To give you an idea of whether Moore is maintaining his advantage in the runoff, I’ve created the following scrollable table. The results will come in by county tonight, but who’s winning each county isn’t a great indicator of who’s winning statewide because Moore and Strange have different geographic bases of support. If Moore is winning Henry County but only by a few percentage points, for example, he’s probably losing statewide; he won by 39 percentage points there in Round 1. So we subtracted out Moore’s statewide margin in the first round (6 points) to generate a set of benchmarks below that imagine a tied Moore-Strange race statewide and show how that might look in county-by-county results. In Henry County, for instance, the benchmark is 33 points. If Moore is beating these benchmarks in most counties, then chances are, he’ll win the runoff.
||MOORE BENCHMARK TO WIN▲▼
To maintain his lead from the first round, Moore will need to continue to rack up huge margins in rural areas. Specifically, he’ll need to do well in the southeast corner of the state, in counties like Geneva and Houston. Strange, meanwhile, will hope to cut down on Moore’s rural advantage and rack up huge margins of his own in urban areas such as Jefferson and Madison counties.
Of course, whoever wins on Tuesday will still need to win a Dec. 12 general election against Democrat and former U.S. Attorney Doug Jones. Normally, that would be a fait accompli in deep-red Alabama. No Democrat has won a Senate election in the state in 25 years, and Trump beat Hillary Clinton there by 28 percentage points in 2016.
Indeed, either Moore or Strange would be favored against Jones, though perhaps not by as much as you might think. Trump’s approval rating in Alabama is above 50 percent, and two Emerson College general election polls have both Republicans leading Jones. But Emerson’s polling has been mixed. The group’s most recent poll gave Moore a 22 percentage point lead and Strange a 13 point advantage over Jones. Their survey earlier this month however, put Moore and Strange ahead by less than 5 points. That same poll found Trump’s approval rating at just 52 percent, a significant dropoff from the 62 percent of the vote he earned while running against Clinton.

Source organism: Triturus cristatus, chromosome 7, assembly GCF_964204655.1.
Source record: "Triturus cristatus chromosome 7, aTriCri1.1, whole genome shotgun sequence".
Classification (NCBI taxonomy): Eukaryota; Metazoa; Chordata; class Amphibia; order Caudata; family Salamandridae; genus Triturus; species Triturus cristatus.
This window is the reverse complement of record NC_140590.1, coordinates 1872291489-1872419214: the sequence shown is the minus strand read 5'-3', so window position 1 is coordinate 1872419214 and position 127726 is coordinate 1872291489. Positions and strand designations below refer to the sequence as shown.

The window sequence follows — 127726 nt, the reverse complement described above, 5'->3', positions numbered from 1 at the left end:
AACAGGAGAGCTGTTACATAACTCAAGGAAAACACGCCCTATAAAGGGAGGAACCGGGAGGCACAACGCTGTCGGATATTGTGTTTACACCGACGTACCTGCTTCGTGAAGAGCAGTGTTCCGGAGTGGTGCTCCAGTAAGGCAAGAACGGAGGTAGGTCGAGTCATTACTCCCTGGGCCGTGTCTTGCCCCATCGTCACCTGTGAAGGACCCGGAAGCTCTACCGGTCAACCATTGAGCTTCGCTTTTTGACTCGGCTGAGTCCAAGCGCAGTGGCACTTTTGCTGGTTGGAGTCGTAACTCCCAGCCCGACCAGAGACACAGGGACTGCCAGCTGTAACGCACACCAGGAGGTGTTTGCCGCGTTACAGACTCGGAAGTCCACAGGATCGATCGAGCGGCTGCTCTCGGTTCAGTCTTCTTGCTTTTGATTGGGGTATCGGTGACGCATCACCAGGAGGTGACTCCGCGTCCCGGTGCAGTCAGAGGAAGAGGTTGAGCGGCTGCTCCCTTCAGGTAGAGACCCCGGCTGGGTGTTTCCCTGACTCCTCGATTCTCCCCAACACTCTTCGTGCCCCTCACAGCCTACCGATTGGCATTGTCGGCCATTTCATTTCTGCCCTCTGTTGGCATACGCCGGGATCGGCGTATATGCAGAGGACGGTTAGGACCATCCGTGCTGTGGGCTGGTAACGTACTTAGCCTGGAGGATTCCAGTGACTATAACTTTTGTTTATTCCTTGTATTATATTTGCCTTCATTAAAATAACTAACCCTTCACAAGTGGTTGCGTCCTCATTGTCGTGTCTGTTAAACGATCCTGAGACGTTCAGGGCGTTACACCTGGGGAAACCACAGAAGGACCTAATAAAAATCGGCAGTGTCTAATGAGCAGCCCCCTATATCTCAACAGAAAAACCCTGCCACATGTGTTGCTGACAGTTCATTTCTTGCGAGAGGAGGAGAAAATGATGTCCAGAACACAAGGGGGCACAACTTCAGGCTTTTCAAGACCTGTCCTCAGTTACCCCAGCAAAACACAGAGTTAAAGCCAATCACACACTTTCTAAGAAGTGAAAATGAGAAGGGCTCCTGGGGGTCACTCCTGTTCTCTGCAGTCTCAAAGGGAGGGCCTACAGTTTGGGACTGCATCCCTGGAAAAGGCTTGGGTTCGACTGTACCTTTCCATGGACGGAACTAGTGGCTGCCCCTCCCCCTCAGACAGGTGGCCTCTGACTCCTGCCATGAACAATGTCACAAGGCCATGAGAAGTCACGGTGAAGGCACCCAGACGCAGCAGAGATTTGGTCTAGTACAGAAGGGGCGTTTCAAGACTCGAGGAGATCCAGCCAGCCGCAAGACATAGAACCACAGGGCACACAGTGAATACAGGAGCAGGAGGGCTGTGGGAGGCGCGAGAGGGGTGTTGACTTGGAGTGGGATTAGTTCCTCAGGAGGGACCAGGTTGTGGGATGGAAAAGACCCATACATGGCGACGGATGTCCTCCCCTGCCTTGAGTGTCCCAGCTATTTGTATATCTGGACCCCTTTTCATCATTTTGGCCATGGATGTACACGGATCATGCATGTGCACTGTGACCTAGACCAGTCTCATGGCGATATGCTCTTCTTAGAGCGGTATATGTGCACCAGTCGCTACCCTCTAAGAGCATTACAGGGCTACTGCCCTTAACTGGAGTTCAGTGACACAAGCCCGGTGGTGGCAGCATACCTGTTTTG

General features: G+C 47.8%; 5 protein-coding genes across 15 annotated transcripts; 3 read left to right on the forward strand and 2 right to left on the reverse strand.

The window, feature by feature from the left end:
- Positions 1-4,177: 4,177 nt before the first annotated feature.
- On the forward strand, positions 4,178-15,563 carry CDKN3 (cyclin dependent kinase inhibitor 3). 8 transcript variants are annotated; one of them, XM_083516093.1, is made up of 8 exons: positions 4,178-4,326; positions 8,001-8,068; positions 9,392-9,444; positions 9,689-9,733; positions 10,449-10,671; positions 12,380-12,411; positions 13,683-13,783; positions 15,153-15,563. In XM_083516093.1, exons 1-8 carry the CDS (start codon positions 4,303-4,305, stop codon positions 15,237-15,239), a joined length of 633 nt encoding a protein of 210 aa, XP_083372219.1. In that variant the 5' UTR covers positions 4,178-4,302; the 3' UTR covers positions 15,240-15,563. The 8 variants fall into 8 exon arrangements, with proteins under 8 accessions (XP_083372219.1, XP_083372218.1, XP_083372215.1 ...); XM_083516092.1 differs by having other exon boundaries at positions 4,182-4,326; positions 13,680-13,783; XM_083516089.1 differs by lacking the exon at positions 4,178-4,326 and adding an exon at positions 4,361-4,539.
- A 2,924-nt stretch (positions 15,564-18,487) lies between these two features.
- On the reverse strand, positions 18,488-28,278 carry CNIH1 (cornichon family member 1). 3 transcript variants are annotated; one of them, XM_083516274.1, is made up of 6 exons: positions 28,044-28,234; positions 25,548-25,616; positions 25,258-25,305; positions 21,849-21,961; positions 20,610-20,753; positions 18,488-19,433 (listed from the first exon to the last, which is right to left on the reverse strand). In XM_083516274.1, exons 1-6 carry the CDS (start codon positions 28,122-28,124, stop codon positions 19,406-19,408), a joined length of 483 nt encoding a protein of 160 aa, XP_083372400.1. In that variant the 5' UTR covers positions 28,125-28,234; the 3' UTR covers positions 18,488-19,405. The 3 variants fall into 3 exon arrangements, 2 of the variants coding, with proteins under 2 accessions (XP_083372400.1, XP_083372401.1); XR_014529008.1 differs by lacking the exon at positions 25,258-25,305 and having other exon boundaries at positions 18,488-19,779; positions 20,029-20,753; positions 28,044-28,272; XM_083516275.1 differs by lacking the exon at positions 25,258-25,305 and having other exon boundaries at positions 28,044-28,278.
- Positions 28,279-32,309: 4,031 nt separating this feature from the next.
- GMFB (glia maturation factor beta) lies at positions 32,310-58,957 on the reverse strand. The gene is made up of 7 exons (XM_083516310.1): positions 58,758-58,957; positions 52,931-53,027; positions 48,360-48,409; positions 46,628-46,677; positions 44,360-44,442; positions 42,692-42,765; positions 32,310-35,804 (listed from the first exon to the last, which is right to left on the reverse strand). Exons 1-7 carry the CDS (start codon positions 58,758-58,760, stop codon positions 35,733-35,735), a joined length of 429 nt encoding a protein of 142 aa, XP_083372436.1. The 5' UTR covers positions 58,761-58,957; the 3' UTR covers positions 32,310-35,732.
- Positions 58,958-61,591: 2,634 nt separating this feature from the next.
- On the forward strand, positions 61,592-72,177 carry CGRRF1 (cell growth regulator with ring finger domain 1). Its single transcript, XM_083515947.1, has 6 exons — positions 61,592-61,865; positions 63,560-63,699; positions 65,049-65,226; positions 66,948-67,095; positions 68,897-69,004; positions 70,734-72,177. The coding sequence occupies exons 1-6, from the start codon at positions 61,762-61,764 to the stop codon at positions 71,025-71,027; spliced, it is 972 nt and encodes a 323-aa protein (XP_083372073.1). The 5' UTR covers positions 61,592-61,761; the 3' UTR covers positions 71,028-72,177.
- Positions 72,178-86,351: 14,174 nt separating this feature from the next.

Jones’s odds are probably better if Moore ends up as the Republican nominee. Moore has a history of making controversial comments, including saying that homosexuality should be illegal. He’s also been removed from his job at the Alabama Supreme Court twice for disregarding higher court rulings. Moore’s past actions and words may not have hurt him much in the primary, but a general election is a different ballgame. Moore’s controversial past may be why he won election to the state supreme court in 2012 by just 4 percentage points. That same year, Republican Mitt Romney beat Democrat Barack Obama by 22 percentage points in Alabama. In other words, Moore has a history of undershooting the presidential lean of the state.
Alabama is a red state, so Moore is a favorite on Tuesday and would be the favorite in December. But he could also plausibly lose either race.